“Roger that. We hear you loud and clear. Avoid the peak at this time of the day. Summitting can be dangerous in this weather.”

“Roger that, we’re ready for rescue. We see the Coast Guard chopper inbound to our location, and we’re ready for pick up.”

roger or rodger

The expression “Roger” originates from US radio communications during the early 1940s. The US military adopted the phonetic alphabet in 1941, with “Roger” representing the letter “R.” In the case of “Roger that,” the “R” in the expression stands for message “received.”

Military service people started adopting the term “Roger that” shortly after introducing the phonetic alphabet, and it was in use well for the end of WWII. If servicepeople received a message or instruction, they would respond with “Roger that” to confirm receipt of the orders.

The military also adopted the saying “Roger Wilco,” meaning the same thing as “Roger that.” The slang term would eventually shorten to “wilco,” to confirm receipt of orders from their command. The expression “Roger that” entered the mainstream language during the 1960s.

The start of the NASA-led “Apollo” space program caught the publics' attention in the international space race. However, modern radio code replaced “Roger” for “Romeo” in the phonetic alphabet. Some people think that “Roger” is an acronym for the phrase “Received Order Given, Expect Results.”

Phrases Similar to Roger That

  • Sure thing.
  • No problem.

Phrases Opposite to Roger That

  • I beg your pardon.

What is the Correct Saying?

  • Roger that.

Ways People May Say Roger That Incorrectly

The phrase has nothing to do with the name “Roger.” It’s a way of confirming that you understand another person’s request or instruction. You can use it with people of any name, and it doesn’t reference what a person named Roger is doing.

Acceptable Ways to Phrase Roger That

You can use “Roger that” as a confirmation statement when someone gives you an instruction or order. It’s a way of boosting their confidence in you by giving them a confident response to what they are asking from you. The phrase suits social and professional use.

Use it at the office when your boss asks you to prepare the financial statements for review. Use it at home when your partner tells you to remember to take the trash out before going to bed. “Roger that” is another way of saying “sure thing” or “no problem.”

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English Study Online

Roger That Meaning: Understanding the Origins and Usage of this Popular Phrase

By: Author English Study Online

Posted on Last updated: November 1, 2023

Sharing is caring!

If you’ve ever watched a movie or a TV show set in the military, you’ve probably heard the phrase “roger that” used a few times. But what does it actually mean? And where did it come from? In this article, we’ll explore the origins and meaning of “roger that,” and take a look at some of its common uses.

Roger That Meaning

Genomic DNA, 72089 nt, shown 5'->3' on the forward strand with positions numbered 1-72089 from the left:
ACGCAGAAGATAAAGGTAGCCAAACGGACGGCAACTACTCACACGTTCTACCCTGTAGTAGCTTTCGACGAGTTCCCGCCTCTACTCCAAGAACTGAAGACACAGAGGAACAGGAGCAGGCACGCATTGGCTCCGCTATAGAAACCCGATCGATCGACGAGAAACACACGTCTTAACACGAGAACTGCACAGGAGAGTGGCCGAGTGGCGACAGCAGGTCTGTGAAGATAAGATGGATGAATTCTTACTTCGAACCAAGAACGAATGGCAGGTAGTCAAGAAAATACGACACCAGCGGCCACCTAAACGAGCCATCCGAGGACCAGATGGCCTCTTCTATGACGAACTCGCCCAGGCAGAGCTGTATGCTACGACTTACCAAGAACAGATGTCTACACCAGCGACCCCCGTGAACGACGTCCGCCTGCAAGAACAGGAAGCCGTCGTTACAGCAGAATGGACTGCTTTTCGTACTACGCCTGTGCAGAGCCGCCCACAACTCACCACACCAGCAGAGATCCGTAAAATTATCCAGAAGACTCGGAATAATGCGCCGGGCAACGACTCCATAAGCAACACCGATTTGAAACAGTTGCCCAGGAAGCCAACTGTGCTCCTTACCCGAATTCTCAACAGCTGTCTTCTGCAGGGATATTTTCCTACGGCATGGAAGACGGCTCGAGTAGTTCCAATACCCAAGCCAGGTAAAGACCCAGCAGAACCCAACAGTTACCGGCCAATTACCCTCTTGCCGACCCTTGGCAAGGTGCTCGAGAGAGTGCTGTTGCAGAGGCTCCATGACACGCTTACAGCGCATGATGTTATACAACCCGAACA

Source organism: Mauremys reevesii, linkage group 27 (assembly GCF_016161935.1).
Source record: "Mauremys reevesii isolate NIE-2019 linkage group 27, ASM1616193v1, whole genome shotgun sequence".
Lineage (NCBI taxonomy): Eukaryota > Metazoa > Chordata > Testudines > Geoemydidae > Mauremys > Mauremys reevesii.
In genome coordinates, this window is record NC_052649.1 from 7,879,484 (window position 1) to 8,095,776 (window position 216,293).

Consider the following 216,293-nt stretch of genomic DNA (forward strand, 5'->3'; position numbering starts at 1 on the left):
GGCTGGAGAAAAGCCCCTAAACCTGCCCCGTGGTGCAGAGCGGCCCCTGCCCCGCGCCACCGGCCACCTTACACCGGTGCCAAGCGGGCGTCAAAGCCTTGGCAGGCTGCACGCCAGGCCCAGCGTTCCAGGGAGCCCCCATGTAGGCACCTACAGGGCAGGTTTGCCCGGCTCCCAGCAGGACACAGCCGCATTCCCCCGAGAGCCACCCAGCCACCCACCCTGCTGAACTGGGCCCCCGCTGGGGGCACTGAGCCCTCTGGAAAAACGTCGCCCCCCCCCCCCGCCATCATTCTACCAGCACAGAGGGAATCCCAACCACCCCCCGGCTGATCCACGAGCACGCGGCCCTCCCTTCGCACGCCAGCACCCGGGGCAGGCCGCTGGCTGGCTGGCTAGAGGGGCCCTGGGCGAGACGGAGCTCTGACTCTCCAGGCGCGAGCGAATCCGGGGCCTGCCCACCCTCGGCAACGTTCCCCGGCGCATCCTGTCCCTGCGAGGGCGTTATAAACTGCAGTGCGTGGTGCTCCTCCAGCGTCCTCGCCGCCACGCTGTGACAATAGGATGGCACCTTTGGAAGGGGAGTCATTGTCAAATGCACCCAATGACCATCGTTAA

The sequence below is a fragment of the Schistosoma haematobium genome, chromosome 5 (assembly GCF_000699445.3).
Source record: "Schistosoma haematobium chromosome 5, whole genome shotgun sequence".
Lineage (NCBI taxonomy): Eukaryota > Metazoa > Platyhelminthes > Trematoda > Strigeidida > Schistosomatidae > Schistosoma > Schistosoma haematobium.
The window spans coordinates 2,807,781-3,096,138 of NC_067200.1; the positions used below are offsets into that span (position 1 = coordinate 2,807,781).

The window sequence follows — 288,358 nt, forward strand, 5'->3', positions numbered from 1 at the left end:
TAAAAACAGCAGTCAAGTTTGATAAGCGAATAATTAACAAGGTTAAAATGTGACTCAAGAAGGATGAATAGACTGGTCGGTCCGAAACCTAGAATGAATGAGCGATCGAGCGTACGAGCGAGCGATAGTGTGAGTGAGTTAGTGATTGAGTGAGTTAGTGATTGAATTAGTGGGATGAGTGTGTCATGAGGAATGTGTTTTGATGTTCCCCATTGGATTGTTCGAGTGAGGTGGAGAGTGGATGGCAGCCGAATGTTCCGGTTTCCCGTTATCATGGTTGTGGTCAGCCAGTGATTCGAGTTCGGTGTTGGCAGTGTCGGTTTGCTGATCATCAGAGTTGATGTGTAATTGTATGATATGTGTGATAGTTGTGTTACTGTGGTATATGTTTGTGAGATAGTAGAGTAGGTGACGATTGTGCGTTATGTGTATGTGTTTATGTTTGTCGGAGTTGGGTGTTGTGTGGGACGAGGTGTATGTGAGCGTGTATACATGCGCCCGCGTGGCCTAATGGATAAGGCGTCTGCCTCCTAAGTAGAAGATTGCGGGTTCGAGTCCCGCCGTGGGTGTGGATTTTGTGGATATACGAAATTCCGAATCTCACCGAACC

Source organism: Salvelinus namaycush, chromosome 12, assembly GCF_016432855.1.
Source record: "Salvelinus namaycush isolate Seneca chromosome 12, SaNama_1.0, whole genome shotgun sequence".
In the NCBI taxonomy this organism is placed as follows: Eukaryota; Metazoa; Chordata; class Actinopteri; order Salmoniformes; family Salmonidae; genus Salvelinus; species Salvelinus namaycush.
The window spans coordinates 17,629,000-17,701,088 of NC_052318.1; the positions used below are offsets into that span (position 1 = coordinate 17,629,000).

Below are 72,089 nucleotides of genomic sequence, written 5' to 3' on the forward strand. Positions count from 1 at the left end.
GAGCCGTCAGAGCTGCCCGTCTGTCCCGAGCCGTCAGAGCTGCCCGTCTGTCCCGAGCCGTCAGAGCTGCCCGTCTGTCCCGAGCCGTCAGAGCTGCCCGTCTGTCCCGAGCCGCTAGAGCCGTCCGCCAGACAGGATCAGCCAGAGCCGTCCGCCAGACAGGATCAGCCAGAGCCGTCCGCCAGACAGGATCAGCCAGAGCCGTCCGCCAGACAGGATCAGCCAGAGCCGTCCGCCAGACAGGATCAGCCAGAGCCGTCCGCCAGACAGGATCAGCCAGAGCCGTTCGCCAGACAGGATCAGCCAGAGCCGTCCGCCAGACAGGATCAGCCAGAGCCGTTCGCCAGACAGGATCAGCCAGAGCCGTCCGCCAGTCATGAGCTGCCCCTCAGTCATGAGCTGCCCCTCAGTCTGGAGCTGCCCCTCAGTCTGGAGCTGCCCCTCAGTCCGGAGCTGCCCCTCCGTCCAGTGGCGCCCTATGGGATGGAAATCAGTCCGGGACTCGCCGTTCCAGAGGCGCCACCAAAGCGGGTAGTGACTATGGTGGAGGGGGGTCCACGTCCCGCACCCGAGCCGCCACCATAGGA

Roger That Meaning: Understanding the Origins and Usage of this Popular Phrase

Table of Contents

What Does Roger That Mean?

If you’ve ever watched a military movie or listened to a CB radio conversation, you’ve probably heard the phrase “roger that.” But what does it actually mean?

In short, “roger that” is a phrase used to confirm that you have received and understood a message. It’s a way of acknowledging that you heard what the other person said and that you will take action on it if necessary.

The origins of the phrase date back to US radio communication as early as 1941, based on the then-use of the given name Roger in the US military phonetic alphabet for the word for the letter R. Today, “roger that” is still commonly used in military and emergency services communication, as well as in other fields where clear and concise communication is essential.

While “roger that” may seem like a simple phrase, it’s actually an important part of effective communication. By confirming that you have received and understood a message, you can avoid misunderstandings and ensure that everyone is on the same page.

Origins of Roger That

If you’ve ever watched a war movie or played a military video game, you’ve probably heard the phrase “Roger that” used quite often. But where did this phrase originate from?

Believe it or not, the phrase “Roger that” has its roots in radio communication as early as 1941. During this time, the US military used a phonetic alphabet to communicate over two-way radios. The word “Roger” was used to represent the letter “R” in this alphabet, and it was used to indicate that a message had been received.

Over time, the phrase “Roger that” became a common way to confirm that a message had been received and understood. It was used not only in the military but also in aviation and other industries that relied on two-way radio communication.

Today, the phrase is still used in a variety of contexts, from military operations to everyday conversations. It’s a simple and effective way to confirm that you’ve received and understood a message.

Examples of Roget That in Conversation

Here are a few examples of using “Roger That” in conversation:

  • Person A: “We’re going to need you to work overtime this week.”
  • Person B: “Roger that, I’ll adjust my schedule accordingly.”
  • Person A: “Can you give me a status update on the project?”
  • Person B: “Roger that, I’ll send you an update by the end of the day.”